Complete Skin Care For All Ages

Our team of professionals and staff believe that informed patients are better equipped to make decisions regarding their health and well-being. For your personal use, we have created an extensive patient library covering an array of educational topics, which can be found on the side of each page. Browse through these diagnoses and treatments to learn more about topics of interest to you.

We also have a blog that will be updated regularly with topics on medical skin conditions and aethetic services.

As always, you can contact our office to answer any questions or concerns.

General Dermatology Websites

Websites for Patient Education by topic


Actinic Keratosis

Aging Sking

Albinism (National Organization for Albinism and Hypopigmentation)

Alopecia Areata

Androgenic Alopecia

Atopic Dermatitis/Eczema

Bechet Disease


Bullous Pemphigoid

Contact Dermatitis

Congenital Moles

Dermatitis Herpetiformis



Icthyosis and related disorders





Pediatric Dermatology




Skin Cancer


There are literally hundreds of different kinds of lumps, bumps and cysts associated with the skin. Fortunately, the vast majority of these are harmless and painless. The chart below provides a guide for some of the most common forms of skin lumps, bumps and cysts.



  • Red, brown or purple growth; generally benign
  • Usually found on arms and legs
  • Feels like a hard lump
  • Can be itchy, tender to the touch and sometimes painful


  • Usually does not require treatment
  • Most common removal by surgical excision or cryotherapy (freezing it off with liquid nitrogen)

Epidermoid Cysts (Sebaceous Cysts)


  • Round small bumps, usually white or yellow
  • Forms from blocked oil glands in the skin
  • Most commonly appear on the face, back, neck, trunk and genitals
  • Usually benign; occasionally leads to basal or squamous cell skin cancers
  • If infected, will become red and tender
  • Can produce a thick yellow, cheese-like discharge when squeezed


  • Antibiotics might be prescribed if there is an underlying infection
  • Dermatologist removes the discharge and the sac (capsule) that make up the walls of the cyst to prevent recurrence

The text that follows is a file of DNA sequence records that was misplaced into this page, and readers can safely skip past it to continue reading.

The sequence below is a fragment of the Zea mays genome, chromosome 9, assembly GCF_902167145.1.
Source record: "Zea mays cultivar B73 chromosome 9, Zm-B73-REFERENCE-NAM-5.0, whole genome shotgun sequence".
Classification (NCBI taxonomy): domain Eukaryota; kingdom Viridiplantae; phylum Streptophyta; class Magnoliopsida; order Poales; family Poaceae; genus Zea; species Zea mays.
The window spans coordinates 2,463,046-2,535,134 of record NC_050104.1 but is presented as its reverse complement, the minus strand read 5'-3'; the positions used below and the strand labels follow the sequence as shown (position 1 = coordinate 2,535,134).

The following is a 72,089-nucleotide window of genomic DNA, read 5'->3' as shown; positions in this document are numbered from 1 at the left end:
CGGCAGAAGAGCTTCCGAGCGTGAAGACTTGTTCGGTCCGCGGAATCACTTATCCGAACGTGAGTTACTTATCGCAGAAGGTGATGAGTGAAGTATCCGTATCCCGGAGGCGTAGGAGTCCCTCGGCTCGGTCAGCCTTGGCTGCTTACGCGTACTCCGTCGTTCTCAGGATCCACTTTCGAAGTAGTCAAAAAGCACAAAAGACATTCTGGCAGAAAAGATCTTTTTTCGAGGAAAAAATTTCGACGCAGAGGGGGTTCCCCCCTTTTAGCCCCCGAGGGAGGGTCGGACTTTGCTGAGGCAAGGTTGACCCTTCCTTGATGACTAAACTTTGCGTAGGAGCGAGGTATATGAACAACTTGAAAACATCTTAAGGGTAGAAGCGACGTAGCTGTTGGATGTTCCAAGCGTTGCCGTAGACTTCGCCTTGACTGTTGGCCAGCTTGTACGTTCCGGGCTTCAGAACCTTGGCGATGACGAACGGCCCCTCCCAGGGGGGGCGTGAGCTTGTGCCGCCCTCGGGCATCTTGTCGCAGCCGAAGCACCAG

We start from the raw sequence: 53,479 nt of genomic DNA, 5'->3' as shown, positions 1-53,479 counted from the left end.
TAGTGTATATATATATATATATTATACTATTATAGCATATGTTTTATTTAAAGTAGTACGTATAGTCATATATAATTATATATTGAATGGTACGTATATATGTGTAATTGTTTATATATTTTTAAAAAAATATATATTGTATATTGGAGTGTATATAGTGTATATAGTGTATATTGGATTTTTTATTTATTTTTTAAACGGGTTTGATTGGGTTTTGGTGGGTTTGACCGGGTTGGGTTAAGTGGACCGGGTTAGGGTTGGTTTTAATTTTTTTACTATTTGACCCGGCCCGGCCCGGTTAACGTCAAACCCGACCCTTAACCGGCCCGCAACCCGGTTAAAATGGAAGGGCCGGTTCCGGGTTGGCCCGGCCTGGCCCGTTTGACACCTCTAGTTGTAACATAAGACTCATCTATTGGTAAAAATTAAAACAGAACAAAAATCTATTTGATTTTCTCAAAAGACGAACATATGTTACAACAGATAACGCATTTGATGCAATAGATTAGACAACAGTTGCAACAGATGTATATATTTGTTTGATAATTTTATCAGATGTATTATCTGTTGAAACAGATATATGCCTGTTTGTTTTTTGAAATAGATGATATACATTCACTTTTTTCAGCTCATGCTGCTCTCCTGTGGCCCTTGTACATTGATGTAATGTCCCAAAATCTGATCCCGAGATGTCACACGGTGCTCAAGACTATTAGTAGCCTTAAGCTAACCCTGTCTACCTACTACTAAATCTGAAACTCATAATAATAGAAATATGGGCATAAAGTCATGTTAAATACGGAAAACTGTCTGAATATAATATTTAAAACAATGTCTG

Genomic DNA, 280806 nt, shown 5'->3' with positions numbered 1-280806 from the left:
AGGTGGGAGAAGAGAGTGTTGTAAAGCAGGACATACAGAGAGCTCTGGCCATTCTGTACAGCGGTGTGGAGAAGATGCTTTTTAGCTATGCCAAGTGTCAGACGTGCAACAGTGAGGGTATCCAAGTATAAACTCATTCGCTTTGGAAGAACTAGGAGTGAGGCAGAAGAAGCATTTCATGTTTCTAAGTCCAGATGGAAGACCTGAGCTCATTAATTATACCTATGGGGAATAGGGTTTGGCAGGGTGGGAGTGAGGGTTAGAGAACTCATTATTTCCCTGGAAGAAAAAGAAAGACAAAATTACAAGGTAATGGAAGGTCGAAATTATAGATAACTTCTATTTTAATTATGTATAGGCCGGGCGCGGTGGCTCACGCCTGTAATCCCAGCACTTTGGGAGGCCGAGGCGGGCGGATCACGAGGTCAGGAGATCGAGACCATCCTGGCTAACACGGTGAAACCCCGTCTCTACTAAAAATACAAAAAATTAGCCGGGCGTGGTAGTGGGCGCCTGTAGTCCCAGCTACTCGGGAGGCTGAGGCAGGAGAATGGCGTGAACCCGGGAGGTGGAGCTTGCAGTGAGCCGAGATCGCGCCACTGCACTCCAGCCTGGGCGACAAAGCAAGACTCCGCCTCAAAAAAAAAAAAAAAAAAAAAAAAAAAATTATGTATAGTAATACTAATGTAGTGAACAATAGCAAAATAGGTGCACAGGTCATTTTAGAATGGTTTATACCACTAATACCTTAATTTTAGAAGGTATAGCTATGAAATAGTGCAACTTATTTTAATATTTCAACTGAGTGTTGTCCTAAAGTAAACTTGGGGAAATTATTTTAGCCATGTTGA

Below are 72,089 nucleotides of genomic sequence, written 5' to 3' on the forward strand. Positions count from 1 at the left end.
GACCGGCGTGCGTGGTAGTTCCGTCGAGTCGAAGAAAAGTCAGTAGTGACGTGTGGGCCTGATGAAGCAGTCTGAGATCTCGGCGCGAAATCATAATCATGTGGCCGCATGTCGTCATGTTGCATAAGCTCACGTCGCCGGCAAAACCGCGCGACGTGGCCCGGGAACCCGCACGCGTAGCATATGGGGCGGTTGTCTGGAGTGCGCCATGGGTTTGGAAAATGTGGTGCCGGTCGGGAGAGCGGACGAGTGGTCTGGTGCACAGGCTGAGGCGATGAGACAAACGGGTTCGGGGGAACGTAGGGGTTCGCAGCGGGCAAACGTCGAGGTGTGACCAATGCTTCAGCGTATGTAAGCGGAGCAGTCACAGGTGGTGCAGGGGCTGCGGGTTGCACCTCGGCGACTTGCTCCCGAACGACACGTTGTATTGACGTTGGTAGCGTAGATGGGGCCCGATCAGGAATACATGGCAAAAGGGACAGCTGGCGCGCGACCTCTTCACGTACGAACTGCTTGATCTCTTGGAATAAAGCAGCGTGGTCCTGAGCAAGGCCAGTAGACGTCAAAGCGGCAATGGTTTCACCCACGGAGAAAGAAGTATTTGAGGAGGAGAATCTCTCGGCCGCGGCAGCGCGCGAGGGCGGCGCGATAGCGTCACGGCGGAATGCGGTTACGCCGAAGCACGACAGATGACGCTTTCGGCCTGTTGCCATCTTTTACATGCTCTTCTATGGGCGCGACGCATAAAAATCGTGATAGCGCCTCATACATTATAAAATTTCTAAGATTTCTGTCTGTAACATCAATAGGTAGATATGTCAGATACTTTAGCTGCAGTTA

• Laser surgery may be used for sensitive areas of the skin, like the face



  • Red pimples around areas having hair
  • Inflammation of the hair follicles
  • Caused by infection or chemical or physical irritation (e.g., shaving, fabrics)
  • Higher incidence among people with diabetes, the obese or those with compromised immune systems


  • Topical antibiotics
  • Oral antibiotics
  • Antifungal medications
  • Eliminating the cause



  • Red, dome-shaped, thick bumps with craters in the center
  • Abnormal growth of hair cells
  • Triggered by minor skin injury such as a cut or bug bite
  • Ultraviolet radiation from sun exposure is the most common risk factor


  • Cryotherapy (freezing off the bump with liquid nitrogen
  • Curettage (surgically cutting out or scraping off)

Keratosis Pilaris


  • Small, rough white or red bumps that neither itch nor hurt
  • Usually worse during winter months or when there is low humidity and the skin gets dry


  • Usually does not require treatment
  • In most cases disappears on its own by age 30
  • Intensive moisturizing is the first line of treatment
  • For more difficult cases, use of medicated creams with urea or alpha-hydroxy acids



  • Soft fatty tissue tumors or nodules below the skin's surface
  • Usually slow growing and benign
  • Appear most commonly on the trunk, shoulders and neck
  • May be single or multiple
  • Usually painless unless putting pressure on a nerve


  • Usually does not require treatment unless it is compressing on the surrounding tissue
  • Easy to remove via excision



  • Soft fleshy growths under the skin
  • Slow growing and generally benign and painless
  • Pain may indicate a need for medical attention
  • May experience an electrical shock at the touch


  • Usually does not require treatment, particularly if it does not cause any symptoms
  • If it affects a nerve, it may be removed surgically

Skin Cysts


  • Closed pockets of tissue that can be filled with fluid or pus
  • Can appear anywhere on the skin
  • Smooth to the touch; feels like a pea underneath the surface
  • Slow growing and generally is painless and benign
  • Only needs attention if it becomes infected or inflamed


  • Usually does not require treatment; often disappears on its own
  • May need to be drained by a physician
  • Inflamed cysts respond to an injection of cortisone, which causes it to shrivel